Speaking In “Unknown Tongues”
Though thousands of good people honestly believe they have been given a great gift, the ability to speak in a heavenly language they call the “unknown tongue,” nothing even near what the Bible teaches can be summoned as support for the claim. In this little paper ample evidence has been presented to show clearly the error of those who still make the claim. Not one word has been presented to offset what has been clearly shown, viz., no one today has a tongue-speaking gift, for God does not give such. No successful refutation of the things presented in this paper on tongue speaking and Holy Ghost baptism is possible. Little wonder that not a single so-called “Pentecostal” has tried.
That the unknown tongue in the Bible is simply a language foreign to the speaker has also been demonstrated. The tongues of Acts chapter two were languages in which the hearers were born. The speakers, the apostles, knew nothing of the language they were speaking more than the simple fact that they were being understood by others. (Read again Acts 2:1-12). Those who make the claim that they speak today in tongues just as the apostles did on Pentecost are completely deceived.
Several years ago, William E. Welmers wrote a letter to Christianity Today, in which he proved that all languages now being spoken on earth fall into known language families. Anyone who represents what he/she utters as a language can be checked by linguists who are experts in the field. Frank Ferrell also related the findings of extensive investigation into specific occurrences of “tongue speaking.” Over 400 recordings were made and not one syllable of any known language was discovered.
Here is a written representation (as close as possible) to a recording made of very sincere individual allegedly speaking in the unknown tongue.
“‘Yamana ‘kita, sia’-- ‘yamana ‘kita ,sia’naya,si -- ,ana’kiana ‘tiasa,naya ,ana’kia ‘tyana ‘sia,--naya,si.”
This was recorded by Walter A. Wolfram and was included in his Master’s thesis, “The Sociolinguistics of Glossolalia,” page 97. As a linguist, Wolfram searched diligently to identify any intelligence in the utterances with no success at all. Could someone among the so-called “Pentecostals” who receive this paper possibly interpret it for us, or identify the language for what it is?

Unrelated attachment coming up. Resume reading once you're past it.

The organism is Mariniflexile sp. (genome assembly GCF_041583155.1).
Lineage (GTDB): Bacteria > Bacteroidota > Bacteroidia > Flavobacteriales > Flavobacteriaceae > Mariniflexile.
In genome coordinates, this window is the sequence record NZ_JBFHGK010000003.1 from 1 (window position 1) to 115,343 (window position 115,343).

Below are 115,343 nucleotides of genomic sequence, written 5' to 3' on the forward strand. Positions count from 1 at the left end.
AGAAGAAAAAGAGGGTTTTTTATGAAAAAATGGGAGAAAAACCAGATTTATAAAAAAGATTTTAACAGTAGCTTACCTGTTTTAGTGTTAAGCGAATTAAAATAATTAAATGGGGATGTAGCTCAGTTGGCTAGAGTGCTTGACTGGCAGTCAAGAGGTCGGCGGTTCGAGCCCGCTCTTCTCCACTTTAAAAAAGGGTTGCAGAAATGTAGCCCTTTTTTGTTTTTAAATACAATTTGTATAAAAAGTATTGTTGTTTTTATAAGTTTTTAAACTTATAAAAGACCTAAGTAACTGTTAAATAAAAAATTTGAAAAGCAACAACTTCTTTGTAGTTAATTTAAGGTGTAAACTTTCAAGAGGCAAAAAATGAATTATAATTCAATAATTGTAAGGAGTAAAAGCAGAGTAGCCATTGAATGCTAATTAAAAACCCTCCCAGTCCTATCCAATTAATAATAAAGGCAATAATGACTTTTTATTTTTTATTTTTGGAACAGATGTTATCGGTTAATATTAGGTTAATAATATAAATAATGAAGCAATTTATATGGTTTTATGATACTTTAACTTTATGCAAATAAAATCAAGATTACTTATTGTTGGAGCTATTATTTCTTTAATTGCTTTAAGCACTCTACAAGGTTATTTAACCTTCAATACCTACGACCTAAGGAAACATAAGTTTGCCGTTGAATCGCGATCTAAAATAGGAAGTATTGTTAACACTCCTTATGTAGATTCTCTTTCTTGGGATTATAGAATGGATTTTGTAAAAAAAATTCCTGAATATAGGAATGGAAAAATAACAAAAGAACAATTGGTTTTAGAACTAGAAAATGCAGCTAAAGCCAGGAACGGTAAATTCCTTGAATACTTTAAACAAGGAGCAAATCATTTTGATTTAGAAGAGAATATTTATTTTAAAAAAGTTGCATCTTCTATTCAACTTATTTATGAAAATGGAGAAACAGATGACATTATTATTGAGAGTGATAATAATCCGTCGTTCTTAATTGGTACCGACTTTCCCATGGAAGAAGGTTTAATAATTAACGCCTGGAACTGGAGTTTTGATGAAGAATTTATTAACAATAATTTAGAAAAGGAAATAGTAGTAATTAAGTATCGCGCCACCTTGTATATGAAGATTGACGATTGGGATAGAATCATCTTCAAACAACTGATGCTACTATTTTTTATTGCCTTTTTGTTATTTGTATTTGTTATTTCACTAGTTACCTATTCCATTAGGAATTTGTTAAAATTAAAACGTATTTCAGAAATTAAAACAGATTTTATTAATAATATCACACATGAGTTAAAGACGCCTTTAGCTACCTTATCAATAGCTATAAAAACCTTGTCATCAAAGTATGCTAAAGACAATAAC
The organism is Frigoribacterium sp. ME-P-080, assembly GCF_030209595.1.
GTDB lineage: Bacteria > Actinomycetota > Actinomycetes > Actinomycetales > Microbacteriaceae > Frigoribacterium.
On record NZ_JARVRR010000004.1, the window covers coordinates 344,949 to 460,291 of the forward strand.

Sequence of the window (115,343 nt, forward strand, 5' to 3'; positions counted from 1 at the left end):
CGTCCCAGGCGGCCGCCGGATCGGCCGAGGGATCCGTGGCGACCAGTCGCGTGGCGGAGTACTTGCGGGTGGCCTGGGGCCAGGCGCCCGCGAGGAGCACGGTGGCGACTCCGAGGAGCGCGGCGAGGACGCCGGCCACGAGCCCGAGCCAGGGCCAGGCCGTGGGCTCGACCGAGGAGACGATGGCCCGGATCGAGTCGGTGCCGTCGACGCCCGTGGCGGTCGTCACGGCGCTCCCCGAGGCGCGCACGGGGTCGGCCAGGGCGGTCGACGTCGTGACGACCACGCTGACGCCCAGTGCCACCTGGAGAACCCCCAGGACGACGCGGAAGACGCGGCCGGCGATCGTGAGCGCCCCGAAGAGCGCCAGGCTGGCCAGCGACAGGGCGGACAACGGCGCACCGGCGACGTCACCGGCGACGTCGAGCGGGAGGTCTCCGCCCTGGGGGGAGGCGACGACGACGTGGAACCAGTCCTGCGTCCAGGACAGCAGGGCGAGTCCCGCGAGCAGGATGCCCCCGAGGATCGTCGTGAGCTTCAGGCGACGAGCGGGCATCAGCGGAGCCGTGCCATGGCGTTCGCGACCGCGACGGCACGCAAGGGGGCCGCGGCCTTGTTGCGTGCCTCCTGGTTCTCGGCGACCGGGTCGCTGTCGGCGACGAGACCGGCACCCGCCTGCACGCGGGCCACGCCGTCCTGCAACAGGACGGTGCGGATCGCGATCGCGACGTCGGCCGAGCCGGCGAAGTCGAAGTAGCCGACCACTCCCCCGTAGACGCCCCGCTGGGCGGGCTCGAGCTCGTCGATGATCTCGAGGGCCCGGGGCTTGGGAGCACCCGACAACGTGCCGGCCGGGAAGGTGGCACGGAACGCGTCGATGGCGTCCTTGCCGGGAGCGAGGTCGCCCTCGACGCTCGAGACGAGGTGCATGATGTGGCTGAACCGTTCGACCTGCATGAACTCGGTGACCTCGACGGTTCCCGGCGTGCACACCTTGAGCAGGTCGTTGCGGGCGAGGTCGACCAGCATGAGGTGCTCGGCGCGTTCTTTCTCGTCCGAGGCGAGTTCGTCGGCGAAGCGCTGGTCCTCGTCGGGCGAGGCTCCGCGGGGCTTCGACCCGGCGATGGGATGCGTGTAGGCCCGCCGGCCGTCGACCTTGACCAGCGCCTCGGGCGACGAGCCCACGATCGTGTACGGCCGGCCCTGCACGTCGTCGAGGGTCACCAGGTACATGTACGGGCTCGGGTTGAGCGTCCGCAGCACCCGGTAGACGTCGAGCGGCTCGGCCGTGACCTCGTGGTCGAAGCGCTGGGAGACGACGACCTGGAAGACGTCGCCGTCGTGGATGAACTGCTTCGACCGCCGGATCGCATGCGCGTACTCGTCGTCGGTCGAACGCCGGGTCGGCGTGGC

The following items were found to be true in each recorded utterance of tongue-speaking.
1. There were “no more than two contrasting vowel sounds.”
2. There was “a most peculiarly restricted set of consonant sounds.”
3. These made up “a very few syllable clusters which recur many times in various orders.”
4. The “intonation patterns” are “completely American English.” Welmer concluded that there was no sound even similar to any known language structure.
Walter Wolfram wrote the results of his studies of tongue speaking and concluded the following points.
1. The texts were clearly related to the language backgrounds of the speakers and they had obviously taken sounds from languages with which they were familiar.
2. In every instance all those who spoke in tongues sounded alike. This would not be the case if they were speaking different languages. Wolfram noted an unusually high frequency of the vowel a and he noted a tendency to end breath groups in vowels.
4. He noted a high frequency of repeated clusters of sounds, such as the example shown above.
His conclusion was irresistible. The speakers were certainly not speaking a known language and therefore could not communicate anything to anyone.
A very revealing fact is that the Pentecostals are not the only religious people in the world who claim they speak some unknown tongue. Those who have studied the culture of the original Americans are fully familiar with their practices along these same lines. The Indians had a shaman or priest that came to be known as the “medicine man.” L. Carlyle May wrote an article in an American Anthropologist and cited the example of an Eskimo woman who “spoke to the spirits in their own language.” The speaker in these instances becomes a mouthpiece for the pagan deity and afterwards is unable to recall what was said. There is no difference in either the claim or the practice of tongue speaking, whether it is the pagan practice of the Indians or the Pentecostals of our day.
May makes another very incriminating statement against modern day tongue-speaking. He says, “This survey has shown that speaking-in-tongues is widespread and very ancient. indeed it is probable that as long as man has had divination, curing, sorcery, and propitiation of spirits he has had glossolalia.” Those who practice it today, whether sincerely or in pretense, ought to realize that they have no better claim than any pagan idolater or sorcerer. It is false and ought to be exposed. Has it ever occurred to any of you who claim you speak in tongues that you could be under the influence of Satan rather than God, and are simply but completely deceived?
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